Your land and the law | Legal advice | Negotiation | Useful links | Disclaimer
Land Access Hub
As a landholder, you may be approached by a resource tenure holder that wants to conduct activities on your property.
What happens next?
Queensland Law Society has compiled some useful information below on your options.
If you need the help of a solicitor, Queensland Law Society’s Find a Solicitor service will connect you with a lawyer who deals in land access.
On the Find a Solicitor page, select the category ‘Natural Resources & Mining – Land Access’ from the Area of Law drop down menu.
For assistance using this service please phone us on 1300 367 757.
For all resources tenures other than mining leases, the resources tenure holder may want to negotiate an agreement with you that allows the conduct of resources activities, variously known as conduct and compensation agreements (“CCAs”), deferral agreements and opt-out agreements. For mining leases, they are known as compensation agreements. These are all very important documents that will attach to the title of your land. They bind all future owners (and often all other occupiers as well) so buyers will be vitally interested in what you have agreed to. Your mortgagee or bank, lessees or agistees also may need to be consulted as a part of this process as they also have an interest in your land.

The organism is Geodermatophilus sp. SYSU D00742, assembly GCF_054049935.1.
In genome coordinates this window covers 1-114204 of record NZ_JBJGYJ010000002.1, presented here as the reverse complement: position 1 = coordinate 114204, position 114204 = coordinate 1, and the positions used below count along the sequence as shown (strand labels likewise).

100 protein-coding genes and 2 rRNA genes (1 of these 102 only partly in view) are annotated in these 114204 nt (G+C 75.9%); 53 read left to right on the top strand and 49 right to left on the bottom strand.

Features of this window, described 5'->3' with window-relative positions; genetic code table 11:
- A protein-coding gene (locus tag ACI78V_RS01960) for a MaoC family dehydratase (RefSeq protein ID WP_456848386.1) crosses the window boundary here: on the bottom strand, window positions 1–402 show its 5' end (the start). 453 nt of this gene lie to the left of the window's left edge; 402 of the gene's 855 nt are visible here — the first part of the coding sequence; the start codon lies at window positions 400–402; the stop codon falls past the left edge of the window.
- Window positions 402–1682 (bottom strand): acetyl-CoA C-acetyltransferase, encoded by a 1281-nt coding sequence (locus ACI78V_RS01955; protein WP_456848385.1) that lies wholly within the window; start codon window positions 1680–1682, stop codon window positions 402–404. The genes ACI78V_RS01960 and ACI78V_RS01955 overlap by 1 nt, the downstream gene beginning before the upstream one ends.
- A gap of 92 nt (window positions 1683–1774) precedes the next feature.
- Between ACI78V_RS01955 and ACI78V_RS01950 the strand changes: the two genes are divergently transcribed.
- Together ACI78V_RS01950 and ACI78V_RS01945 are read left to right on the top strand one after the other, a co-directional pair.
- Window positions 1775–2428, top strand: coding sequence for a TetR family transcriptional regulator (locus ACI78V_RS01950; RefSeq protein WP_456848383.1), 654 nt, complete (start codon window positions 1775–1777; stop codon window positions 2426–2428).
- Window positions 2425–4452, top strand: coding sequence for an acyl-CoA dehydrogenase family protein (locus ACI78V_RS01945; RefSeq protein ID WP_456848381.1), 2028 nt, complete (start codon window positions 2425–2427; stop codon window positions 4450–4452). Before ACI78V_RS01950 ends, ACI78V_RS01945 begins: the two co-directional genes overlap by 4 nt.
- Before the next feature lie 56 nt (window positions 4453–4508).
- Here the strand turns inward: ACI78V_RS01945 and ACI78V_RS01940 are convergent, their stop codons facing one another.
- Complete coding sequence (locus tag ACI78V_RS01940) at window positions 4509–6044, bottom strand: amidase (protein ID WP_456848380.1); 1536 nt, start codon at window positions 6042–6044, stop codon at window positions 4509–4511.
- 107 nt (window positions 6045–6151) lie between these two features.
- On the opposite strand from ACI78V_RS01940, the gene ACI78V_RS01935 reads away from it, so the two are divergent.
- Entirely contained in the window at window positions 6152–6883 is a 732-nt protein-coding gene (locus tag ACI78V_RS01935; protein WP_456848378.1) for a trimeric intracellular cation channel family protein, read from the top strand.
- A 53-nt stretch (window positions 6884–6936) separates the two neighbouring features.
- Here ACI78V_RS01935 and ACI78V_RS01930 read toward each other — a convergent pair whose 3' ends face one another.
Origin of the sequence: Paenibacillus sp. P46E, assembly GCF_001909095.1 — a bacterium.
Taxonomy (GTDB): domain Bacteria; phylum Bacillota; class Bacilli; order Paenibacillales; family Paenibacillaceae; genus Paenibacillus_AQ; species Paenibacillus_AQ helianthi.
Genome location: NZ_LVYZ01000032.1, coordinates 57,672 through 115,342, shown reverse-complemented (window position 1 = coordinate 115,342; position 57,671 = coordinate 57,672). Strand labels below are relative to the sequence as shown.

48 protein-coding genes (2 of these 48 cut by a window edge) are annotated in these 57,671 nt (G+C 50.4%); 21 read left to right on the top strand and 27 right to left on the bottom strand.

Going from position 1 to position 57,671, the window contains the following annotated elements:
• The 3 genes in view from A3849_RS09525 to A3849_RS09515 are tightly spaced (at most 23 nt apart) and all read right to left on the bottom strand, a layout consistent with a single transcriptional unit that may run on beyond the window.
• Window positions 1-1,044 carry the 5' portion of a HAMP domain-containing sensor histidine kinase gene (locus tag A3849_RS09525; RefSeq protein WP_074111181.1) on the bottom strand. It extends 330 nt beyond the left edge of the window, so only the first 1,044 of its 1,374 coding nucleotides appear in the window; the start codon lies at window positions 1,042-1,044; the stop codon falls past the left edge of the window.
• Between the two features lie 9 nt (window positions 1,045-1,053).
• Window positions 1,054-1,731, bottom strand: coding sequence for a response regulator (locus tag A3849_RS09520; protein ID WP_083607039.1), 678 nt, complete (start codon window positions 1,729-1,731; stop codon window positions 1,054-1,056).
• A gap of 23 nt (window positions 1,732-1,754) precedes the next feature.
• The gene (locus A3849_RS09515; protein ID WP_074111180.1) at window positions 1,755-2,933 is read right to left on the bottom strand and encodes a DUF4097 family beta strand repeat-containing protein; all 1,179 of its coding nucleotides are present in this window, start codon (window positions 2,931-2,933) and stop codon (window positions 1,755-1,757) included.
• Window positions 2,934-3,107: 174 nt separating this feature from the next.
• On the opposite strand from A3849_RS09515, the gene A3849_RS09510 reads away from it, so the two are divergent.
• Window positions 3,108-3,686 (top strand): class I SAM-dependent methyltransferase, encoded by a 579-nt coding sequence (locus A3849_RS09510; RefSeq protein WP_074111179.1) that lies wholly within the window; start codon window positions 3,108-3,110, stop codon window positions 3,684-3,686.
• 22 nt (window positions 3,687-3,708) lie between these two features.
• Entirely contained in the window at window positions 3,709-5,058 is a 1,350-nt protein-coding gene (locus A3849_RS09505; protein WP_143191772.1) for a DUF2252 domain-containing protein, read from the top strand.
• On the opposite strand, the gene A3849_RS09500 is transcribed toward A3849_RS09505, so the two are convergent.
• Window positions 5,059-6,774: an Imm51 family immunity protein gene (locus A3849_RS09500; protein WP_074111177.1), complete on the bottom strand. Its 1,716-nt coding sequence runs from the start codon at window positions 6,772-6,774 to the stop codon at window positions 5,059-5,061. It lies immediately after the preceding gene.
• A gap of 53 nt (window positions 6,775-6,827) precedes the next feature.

The law in this area is complex and not widely understood. It is possible to unwittingly give away very important legal rights if you do not understand this area of law. The Society strongly advises that you get independent legal advice before entering into a compensation agreement, deferral agreement or opt-out agreement.
The importance of getting legal assistance is recognised by the legislation in the area. The Queensland Government has specifically legislated that the resource tenure holder is obliged to pay for the legal fees which are reasonable and necessarily incurred to help you negotiate such agreements.
Land Access Ombudsman
The Land Access Ombudsman Bill 2017 was passed by the Queensland Parliament on 7 September 2017.
On 14 September 2018, Jane Pires was appointed as the Land Access Ombudsman.
The primary objectives of the Bill are to:
- establish an independent land access ombudsman with the jurisdiction to provide an independent service that applies to disputes related to an alleged breach of a:
- conduct and compensation agreement (CCA) between an owner or occupier of private land and a resource authority holder; and
- make good agreement (MGA) between the owner of an impacted bore and a resource tenure holder;
- save transitional provisions in the Mineral and Energy Resources (Common Provisions) Transitional Regulation 2016 that would otherwise expire in September 2017 and, as a consequence, amend associated provisions.
The policy objective is to establish a land access ombudsman with the aim of:
- providing the owners and occupiers or private land and the holders of a resource authority with an independent body to investigate and make recommendations to resolve a dispute of an alleged breach of a CCA or an MGA; and
- facilitating the resolution of disputes between the parties to a CCA or an MGA and foster or preserve the relationship between the parties.
The following provisions commenced on 28 September 2017—
a. part 8 , divisions 2 , 5 and 6;